This fundamental split defined the struggle between the Bolsheviks and Mensheviks right up until the revolution in 1917. The Menshevik position led them repeatedly to adopt a craven approach to Russia’s capitalists and their chief liberal representatives in the Kadet party. When Russia’s capitalists whipped up nationalist hysteria and cheered on the Russian empire in World War I, profiting from the slaughter while workers and peasants died and starved in their millions, the Mensheviks prevaricated while the Bolsheviks mounted a strident anti-war campaign.
After the tsar was toppled by a worker and soldier rebellion in February 1917, the Mensheviks sought to hold the working class back, arguing that the soviets, which had sprung up all over Russia as the democratic organising bodies of people power, should remain a loyal and subordinate pressure group to the capitalist, unelected Provisional Government.
The revolution demanded “Peace, land and bread”. The Mensheviks and Social Revolutionaries claimed to support these demands, but opposed the only means of obtaining them, the overthrow of capitalism. And so, desperate to maintain their alliance with their bourgeois allies, they ended up supporting the war, opposing strikes and land seizures, restoring the control of the tsarist generals over the rebellious soldiers, repressing the Bolsheviks, disempowering the soviets and eventually joining in government alongside the capitalists. Kerensky, the Social Revolutionaries leader and head of the Provisional Government by September 1917, even plotted a military coup with tsarist General Kornilov to crush the revolution once and for all.
These betrayals caused workers to desert the Mensheviks and Social Revolutionaries in droves, convinced now of the Bolsheviks’ arguments. The Social Revolutionaries split into a right wing and a left, with the left now supporting the Bolshevik call for the soviets to take power, reflecting the coming to fruition of Lenin’s hopes for the rebellious peasantry to follow the workers’ revolutionary lead.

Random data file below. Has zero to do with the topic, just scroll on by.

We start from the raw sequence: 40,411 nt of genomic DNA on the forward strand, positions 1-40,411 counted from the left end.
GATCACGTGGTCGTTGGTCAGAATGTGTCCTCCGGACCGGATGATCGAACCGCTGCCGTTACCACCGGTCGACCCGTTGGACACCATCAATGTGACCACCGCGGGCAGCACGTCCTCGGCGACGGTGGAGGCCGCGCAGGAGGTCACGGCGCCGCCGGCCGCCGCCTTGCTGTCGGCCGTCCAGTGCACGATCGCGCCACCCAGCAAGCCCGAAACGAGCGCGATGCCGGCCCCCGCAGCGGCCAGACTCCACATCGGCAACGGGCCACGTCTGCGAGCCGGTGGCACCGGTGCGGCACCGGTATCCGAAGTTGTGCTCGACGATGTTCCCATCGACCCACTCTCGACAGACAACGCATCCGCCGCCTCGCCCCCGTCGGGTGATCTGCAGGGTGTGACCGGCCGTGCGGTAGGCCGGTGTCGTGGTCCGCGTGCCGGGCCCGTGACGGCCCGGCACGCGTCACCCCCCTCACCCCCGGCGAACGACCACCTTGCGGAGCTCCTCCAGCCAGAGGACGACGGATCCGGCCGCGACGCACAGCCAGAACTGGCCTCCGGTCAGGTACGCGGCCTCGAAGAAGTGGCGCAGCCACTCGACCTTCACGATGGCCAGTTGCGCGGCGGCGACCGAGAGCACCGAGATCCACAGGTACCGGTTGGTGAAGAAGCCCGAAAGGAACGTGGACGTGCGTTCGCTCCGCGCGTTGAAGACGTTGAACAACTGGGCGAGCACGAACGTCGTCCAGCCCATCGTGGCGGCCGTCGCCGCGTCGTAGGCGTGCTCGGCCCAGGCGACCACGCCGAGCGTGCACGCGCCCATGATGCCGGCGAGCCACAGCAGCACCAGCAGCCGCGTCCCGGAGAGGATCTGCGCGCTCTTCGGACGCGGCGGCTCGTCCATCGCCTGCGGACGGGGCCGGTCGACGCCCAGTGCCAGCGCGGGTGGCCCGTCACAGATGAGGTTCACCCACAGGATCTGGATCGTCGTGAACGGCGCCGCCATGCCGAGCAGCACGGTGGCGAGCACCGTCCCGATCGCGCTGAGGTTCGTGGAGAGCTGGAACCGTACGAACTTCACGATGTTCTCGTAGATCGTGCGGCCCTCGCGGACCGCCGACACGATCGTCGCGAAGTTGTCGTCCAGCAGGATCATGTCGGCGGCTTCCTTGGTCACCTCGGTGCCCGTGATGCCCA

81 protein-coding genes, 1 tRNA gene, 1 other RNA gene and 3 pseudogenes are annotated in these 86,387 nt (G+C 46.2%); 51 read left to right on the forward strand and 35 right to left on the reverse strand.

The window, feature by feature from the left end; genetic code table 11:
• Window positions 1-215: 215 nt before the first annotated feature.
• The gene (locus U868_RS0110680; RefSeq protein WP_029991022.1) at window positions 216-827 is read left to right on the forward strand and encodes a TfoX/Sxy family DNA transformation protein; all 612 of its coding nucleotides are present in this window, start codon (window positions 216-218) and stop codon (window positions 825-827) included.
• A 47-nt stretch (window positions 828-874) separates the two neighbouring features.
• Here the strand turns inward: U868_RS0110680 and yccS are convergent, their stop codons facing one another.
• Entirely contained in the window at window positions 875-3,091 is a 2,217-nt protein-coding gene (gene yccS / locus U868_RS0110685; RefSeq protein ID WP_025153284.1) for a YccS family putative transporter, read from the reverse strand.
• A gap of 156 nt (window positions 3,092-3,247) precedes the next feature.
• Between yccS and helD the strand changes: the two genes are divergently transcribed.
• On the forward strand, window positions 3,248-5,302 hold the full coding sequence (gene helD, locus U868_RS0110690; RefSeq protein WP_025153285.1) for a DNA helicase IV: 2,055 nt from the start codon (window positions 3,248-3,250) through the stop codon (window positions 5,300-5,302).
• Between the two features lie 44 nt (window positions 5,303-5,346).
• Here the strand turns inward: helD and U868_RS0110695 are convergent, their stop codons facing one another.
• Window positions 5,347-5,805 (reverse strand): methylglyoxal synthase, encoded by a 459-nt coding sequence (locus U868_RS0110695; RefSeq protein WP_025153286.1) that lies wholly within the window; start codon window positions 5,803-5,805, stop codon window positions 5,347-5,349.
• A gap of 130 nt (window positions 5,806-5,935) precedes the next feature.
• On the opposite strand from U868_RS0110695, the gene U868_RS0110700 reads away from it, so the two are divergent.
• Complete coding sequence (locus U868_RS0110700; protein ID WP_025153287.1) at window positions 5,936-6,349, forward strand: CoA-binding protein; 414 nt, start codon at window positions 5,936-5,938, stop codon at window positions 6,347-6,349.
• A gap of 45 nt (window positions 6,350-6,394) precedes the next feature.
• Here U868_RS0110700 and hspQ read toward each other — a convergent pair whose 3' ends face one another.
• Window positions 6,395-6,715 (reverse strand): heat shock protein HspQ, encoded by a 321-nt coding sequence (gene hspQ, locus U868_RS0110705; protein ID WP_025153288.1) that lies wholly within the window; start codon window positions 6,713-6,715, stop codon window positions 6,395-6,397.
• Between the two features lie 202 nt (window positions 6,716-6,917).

The behaviour of Russia’s liberals and reformists was not an anomaly. It had happened before, and has been repeated throughout the century since. Capitalism is the cause of war, inequality, poverty, oppression and misery. Those who imagine they can oppose these things without overthrowing the system itself end up adapting to that system, absorbing its logic and becoming its lackeys.
Revolutions happen only in places with repressive regimes and extreme poverty. They don’t happen in economically advanced, democratic countries like Australia. Most people think this. But is it right? Recent history might seem to suggest so—social revolutions are practically unheard of in the West. There are, however, a number of reasons why revolution in Australia is possible.
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Women’s oppression looks quite different today than 60 years ago. Women’s rights are more accepted now, women are a bigger part of the workforce, contraception and abortion are legal in much of the world. There are more women world leaders and CEOs than ever before. At the same time, the vast majority of women, even in a wealthy country like Australia, are still paid less on average than men, still do most of the unpaid child care and other domestic labour in the home and still have to contend with demeaning sexist stereotypes.